Del. Ben Kramer (D19) He has been focusing on issues of importance to seniors. In addition, he has introduced legislation to toughen laws on drunk driving, focusing on repeat drunk drivers. Maryland needs to join twenty-four other states by introducing legislation that will install ignition interlocks in cars of repeat drunk drivers. Last year 27,000 people were prevented from starting cars because of ignition interlocks. There have been editorials in support of this legislation in the Washington Post, Baltimore Sun and the Capital Register but unbelievably, there is strong opposition to this legislation.


Del. William Smith (D20) & Del. David Moon (D20)

Together they talked about their restorative justice measures, as Maryland had a recidivism rate of 50%, spends more on correctional facilities than universities and has too many non-violent prisoners incarcerated, costing the State at least $30,000/year to house them. They have sponsored legislation to shield and seal non-violent criminal records to get folks back into mainstream society and to allow qualified ex-felons to work in Enterprise zones. They also sponsored the False Claims Act which incentivizes people to report waste, fraud & abuse in government contracts. They have sponsored 10 bills and three have passed the House.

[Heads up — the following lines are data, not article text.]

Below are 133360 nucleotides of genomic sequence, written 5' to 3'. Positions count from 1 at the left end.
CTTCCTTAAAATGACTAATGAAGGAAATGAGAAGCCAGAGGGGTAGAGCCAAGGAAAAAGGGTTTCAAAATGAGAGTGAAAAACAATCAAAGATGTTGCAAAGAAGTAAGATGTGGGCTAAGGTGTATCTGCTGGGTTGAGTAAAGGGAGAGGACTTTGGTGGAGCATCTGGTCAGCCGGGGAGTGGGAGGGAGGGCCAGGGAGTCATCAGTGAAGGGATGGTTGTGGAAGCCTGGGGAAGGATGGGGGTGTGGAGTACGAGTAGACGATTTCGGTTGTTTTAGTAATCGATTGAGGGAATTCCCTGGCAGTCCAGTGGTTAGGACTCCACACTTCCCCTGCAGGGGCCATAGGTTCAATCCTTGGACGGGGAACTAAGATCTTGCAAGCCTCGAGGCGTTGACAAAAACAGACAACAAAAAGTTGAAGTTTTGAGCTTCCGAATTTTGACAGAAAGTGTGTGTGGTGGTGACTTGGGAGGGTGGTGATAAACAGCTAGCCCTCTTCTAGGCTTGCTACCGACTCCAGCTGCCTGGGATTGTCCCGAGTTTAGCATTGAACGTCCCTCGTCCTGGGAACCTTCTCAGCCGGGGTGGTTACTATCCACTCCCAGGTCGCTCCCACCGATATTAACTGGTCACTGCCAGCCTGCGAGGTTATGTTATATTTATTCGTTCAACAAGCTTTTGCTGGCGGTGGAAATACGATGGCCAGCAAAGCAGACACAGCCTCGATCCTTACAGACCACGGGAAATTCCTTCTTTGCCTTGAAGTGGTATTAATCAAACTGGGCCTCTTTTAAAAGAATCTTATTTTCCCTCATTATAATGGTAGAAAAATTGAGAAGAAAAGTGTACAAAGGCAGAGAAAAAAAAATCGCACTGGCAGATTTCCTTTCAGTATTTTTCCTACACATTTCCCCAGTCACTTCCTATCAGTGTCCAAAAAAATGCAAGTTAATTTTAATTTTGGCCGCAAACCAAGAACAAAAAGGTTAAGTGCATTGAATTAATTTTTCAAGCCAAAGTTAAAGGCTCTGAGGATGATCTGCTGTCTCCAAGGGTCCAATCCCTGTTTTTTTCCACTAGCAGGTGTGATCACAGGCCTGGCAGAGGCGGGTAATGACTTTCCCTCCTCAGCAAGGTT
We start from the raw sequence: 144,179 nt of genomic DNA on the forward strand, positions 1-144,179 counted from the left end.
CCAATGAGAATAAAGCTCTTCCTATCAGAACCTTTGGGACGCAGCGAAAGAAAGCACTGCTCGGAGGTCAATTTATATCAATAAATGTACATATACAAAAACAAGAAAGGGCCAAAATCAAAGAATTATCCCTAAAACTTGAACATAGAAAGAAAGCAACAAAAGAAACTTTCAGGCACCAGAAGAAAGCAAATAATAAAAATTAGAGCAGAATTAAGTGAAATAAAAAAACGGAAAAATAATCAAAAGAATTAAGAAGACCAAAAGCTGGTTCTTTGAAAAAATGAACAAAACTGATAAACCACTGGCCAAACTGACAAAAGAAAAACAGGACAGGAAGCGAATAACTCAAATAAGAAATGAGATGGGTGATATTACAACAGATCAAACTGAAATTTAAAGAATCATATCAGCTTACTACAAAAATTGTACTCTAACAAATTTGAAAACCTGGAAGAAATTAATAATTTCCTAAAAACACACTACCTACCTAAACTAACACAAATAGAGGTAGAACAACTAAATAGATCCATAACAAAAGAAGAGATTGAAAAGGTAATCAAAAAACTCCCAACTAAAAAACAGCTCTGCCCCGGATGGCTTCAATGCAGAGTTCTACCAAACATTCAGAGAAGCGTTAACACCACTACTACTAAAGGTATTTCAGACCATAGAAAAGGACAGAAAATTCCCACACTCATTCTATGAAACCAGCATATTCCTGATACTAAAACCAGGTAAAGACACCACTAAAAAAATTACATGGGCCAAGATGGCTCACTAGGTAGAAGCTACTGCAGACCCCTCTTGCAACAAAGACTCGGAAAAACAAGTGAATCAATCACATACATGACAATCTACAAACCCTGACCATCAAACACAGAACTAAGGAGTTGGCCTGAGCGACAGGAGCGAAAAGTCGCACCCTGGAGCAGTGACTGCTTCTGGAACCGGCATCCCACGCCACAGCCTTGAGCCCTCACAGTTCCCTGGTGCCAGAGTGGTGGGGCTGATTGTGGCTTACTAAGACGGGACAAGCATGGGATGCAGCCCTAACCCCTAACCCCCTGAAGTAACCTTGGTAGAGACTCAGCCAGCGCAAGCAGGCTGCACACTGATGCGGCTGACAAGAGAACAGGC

Del Charles Barkley (D39)

As the Chair of the Alcohol & Beverage Subcommittee, he has passed over 20 bills in House allowing a greater variety of wines, craft beers and other beverages in restaurants.  



Sen. Susan Lee (D16)

She has had a busy session, focusing on passing human trafficking bills, fighting cyber-attacks and identity theft on databases, especially medical records. She passed a bill helping transgender people change the sex on their birth certificates to their current sexual identification.